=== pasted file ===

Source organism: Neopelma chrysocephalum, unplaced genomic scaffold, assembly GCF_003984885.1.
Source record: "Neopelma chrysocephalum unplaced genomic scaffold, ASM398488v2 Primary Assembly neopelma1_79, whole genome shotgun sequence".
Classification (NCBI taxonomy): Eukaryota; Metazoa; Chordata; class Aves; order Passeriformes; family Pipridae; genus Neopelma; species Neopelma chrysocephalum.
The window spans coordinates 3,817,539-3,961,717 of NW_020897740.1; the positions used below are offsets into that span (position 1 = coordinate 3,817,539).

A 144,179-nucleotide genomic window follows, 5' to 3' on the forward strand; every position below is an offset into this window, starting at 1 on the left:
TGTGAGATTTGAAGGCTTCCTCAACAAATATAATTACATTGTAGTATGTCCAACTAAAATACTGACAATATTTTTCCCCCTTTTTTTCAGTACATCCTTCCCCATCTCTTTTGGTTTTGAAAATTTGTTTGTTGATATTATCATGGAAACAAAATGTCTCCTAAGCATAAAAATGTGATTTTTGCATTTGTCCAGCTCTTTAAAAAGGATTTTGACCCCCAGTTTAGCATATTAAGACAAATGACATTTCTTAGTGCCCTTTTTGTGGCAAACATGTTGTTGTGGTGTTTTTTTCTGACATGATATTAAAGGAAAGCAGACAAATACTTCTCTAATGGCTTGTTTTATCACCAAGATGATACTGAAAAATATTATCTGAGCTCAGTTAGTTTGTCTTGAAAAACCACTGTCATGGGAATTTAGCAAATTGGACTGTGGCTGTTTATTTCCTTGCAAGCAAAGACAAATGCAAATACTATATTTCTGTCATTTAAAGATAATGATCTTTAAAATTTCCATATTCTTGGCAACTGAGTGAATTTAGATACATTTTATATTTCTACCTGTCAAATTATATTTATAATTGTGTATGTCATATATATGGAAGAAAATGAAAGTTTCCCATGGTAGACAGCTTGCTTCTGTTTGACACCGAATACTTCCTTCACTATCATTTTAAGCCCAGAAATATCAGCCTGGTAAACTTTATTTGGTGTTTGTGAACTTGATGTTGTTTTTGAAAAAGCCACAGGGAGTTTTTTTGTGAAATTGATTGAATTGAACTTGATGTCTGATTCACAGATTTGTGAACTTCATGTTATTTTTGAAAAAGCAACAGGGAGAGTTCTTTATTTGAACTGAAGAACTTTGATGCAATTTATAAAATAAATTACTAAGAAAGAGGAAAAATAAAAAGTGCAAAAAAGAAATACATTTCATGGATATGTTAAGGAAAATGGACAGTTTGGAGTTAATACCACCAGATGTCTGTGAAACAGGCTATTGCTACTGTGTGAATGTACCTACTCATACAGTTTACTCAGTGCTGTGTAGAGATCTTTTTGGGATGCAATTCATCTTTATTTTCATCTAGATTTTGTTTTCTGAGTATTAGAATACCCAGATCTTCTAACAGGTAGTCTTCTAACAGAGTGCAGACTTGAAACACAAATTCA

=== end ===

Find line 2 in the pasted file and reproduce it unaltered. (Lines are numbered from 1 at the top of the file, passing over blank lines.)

Source record: "Neopelma chrysocephalum unplaced genomic scaffold, ASM398488v2 Primary Assembly neopelma1_79, whole genome shotgun sequence".